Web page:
Have you heard of the Mindful Writing Challenge for January 2013? I read about it on Writing into Radiance and loved the concept. It’s about being mindful of the physical world. To foster that appreciation, write one “small stone”–a very short prose or poetry piece–which responds to beauty one encounters that day. Actually, it’s not just beauty–that’s my leap. And my mistake. Don’t look only for beauty.
Their short version is very simple:
1. Notice something properly every day during January.
2. Write it down.
The idea is to write one a day for the month of January. It’s your choice how to share or collect your pieces–singly or in a group.
OK, I admit it: I was still confused after I digested this idea. What did small stones look like? Loose pebbles? A gravel pit?
From reading up on the notion still more, it seems that Haiku is fine, but so are a couple of descriptive lines which evoke the experience for readers.
I tried one on January 1:
Against the sky’s palm,
black sprigged ropes crisscrossed
until a boom ignited a thousand birds
scattering abroad, alone
OK, so it’s not a poem. It’s not very good. But it begins to capture the experience for me. By focusing I can be “in the moment” with the birds. If I wanted to begin a poem from this image, I’d have to figure out how to convey that empty-handed feeling after the birds are gone. Then I risk going into the “one in the hand” cliché and that’s the end of the poem.
On January 2, I tried another:
The mountain splits the sunlight in half, and the oleander tree, its leaves glittering as though wet under bright rays, sidles up to the bare January tree which waits in shadow, dry and brittle. The sun slips a degree, illuminating the green leaves which reflect onto the bare trunk of the tree next to it. Now both trees shine.
I wasn’t sure what kind of tree that was, winter-naked as if it were Michigan here in Arizona. It just looked like January. I guess I can omit the word January.
The next day I felt frustrated and wanted to spend more time on my moment and less on figuring out what a small stone looks like.
Light tricks skewer the ground. I’m not sure where to step along the wash, barricaded by shadow and scrub. Stumbling on a half-buried boulder, I try to right myself, but there’s nothing to clutch and I fall. As I haul myself up, I’m haunted by the weight of what isn’t there.
Lots of shadows and light and black in my early January stones. I haven’t quite got the hang of it yet, but I started having fun walking the wash for this last one, so I will keep trying until I get my gravel pit.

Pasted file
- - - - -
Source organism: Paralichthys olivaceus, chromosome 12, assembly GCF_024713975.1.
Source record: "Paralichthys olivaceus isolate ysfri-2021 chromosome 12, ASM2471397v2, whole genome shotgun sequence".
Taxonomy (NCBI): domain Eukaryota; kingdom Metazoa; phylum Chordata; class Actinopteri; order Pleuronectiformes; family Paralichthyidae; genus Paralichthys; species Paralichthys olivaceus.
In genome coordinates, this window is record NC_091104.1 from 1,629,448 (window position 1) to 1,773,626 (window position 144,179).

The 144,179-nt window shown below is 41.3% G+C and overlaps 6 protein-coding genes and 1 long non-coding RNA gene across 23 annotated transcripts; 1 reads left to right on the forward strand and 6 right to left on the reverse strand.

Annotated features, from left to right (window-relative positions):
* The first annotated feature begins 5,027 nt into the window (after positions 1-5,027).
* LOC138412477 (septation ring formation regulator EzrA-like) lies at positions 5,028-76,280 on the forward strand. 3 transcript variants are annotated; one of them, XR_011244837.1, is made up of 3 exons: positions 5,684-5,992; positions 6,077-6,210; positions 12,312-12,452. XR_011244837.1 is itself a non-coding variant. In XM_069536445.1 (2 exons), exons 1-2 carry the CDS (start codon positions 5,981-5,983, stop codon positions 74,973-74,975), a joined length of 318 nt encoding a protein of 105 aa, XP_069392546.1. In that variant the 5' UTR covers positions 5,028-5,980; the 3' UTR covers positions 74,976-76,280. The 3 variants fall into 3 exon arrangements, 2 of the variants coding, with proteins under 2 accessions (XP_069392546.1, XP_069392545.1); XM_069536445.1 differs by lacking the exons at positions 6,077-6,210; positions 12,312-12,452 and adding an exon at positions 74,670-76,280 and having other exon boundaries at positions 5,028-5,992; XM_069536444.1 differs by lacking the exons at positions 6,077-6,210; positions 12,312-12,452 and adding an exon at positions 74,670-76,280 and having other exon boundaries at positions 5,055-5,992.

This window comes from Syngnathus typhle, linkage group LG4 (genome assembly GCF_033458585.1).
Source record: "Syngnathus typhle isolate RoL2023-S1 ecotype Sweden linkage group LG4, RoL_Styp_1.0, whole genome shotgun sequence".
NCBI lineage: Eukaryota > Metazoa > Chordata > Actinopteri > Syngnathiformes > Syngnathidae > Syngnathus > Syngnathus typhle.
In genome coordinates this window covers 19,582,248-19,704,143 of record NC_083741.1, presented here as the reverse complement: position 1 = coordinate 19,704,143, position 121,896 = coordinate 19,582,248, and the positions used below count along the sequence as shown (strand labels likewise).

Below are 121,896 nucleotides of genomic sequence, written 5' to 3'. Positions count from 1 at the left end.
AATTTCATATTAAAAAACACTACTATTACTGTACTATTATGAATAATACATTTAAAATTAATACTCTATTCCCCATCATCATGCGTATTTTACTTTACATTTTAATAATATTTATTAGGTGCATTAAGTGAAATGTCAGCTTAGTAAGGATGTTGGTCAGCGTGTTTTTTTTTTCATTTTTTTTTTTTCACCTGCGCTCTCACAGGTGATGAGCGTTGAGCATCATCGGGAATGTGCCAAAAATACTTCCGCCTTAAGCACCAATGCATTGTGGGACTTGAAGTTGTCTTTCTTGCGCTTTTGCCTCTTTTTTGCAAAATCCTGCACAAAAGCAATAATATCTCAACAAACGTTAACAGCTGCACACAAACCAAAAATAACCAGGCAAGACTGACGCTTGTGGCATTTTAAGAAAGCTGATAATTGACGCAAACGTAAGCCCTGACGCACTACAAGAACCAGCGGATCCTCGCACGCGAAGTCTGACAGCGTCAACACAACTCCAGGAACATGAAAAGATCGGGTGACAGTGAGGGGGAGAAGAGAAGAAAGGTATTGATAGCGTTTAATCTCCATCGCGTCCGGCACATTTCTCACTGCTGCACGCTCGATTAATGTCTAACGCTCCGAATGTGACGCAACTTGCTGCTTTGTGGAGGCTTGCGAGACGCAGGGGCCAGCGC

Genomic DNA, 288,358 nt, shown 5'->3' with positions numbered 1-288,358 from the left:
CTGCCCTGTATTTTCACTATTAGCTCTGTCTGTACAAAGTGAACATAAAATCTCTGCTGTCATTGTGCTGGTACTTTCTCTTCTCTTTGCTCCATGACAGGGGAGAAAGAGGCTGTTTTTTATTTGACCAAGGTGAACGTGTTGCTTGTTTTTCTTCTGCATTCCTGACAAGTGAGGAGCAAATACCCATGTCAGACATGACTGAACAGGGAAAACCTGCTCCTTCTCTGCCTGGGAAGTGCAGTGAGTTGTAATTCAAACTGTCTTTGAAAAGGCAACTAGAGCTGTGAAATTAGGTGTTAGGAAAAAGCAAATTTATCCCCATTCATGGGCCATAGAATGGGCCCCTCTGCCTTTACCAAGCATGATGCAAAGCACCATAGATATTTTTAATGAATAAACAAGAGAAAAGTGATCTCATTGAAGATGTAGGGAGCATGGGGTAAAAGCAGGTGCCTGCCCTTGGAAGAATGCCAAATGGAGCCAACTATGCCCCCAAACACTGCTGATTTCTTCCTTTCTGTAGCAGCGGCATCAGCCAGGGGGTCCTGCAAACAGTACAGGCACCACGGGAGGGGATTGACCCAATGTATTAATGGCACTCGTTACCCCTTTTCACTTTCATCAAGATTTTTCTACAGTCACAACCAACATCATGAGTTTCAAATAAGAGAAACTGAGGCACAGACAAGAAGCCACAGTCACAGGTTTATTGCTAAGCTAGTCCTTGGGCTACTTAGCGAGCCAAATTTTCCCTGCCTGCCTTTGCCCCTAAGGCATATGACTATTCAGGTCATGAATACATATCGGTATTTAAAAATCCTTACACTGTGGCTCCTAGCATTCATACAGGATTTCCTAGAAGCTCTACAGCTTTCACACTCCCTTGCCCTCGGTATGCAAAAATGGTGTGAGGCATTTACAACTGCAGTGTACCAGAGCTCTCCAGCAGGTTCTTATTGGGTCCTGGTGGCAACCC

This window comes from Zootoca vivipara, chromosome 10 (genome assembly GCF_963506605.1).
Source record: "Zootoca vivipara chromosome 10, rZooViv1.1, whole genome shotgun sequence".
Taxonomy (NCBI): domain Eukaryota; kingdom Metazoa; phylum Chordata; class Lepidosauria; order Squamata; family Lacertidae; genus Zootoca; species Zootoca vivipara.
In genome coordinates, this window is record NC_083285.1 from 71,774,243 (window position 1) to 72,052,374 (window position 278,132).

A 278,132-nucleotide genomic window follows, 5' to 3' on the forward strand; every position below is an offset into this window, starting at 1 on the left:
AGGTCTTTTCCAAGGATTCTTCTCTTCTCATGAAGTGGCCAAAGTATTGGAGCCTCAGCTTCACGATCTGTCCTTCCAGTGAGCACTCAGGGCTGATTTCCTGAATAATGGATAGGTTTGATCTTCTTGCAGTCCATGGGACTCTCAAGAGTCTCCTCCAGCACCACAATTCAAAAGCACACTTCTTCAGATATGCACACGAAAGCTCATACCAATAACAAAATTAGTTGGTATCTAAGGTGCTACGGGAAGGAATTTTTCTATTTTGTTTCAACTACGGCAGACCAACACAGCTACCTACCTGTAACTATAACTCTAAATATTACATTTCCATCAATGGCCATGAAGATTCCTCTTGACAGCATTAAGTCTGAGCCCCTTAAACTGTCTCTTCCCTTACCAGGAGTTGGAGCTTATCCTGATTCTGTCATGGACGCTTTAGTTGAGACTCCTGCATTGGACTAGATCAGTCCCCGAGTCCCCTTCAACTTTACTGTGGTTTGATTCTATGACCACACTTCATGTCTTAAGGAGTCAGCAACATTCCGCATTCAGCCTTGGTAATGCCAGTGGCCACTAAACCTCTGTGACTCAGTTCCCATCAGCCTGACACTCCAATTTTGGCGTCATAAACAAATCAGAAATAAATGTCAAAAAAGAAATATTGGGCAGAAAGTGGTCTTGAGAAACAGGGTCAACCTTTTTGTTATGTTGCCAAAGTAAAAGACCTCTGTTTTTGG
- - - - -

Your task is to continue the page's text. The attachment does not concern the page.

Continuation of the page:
24 responses to “Let’s Try a Month of Meaningful Moments”
I like all of them! I am intrigued enough to give this one a try myself! Thanks!! 🙂
Thanks, Janice. I’m trying. I hope by the end of the month I know what I’m doing! Good luck with this!
Thanks, Janice! Good luck and let me know how it goes! Luanne
I might try this! Yours are great!
Julie, I hope you do. I can’t wait to see some!
I’m so glad you are going to join the January challenge. What I like about these is the free form quality and the fact that there is no right way to do them. The purpose is to just be in the moment with something in your world. Love all the ones you posted.
Teresa, thank you so much for the information and inspiration! I need to let go a bit for this to be most effective.
Really love this idea! May take a shot or two at this challenge myself.
I’d love to see what you come up with!!
I think that’s what this challenge teaches you. To write what you feel/see in the moment…doesn’t really matter how it comes out.
Jo, good point! I love your blog and am glad I found it today!
This is my first “Small stones” challenge. I read about them throughout the past couple of years, but couldn’t quite grasp “what to do” … and still felt I did not have a clue but I jumped in this year anyway — wrong or right — and each day feel a bit better about it … it doesn’t really matter, as long as I am “fully present in one moment” of the day — and make note of it with meaning for me. I enjoyed reading yours.
Becca, yes, I so agree–full present in that one moment!!! That is something that eluded me for years! Thank you for reading.
Great idea and examples! These stones maybe are seeds, wjk
Wilma, that’s it! They are seeds, too.
I’m a bit late to the party, but keen to give this a go – thanks for sharing, Luce!
Ooh, good. Let me know how you do!
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So lovely. What a great and ever-ready place to find inspiration — the natural world. I think your poems are great. Love that photo of the birds on the lines.
Ashley, thank you so much for your kind words and for reading!
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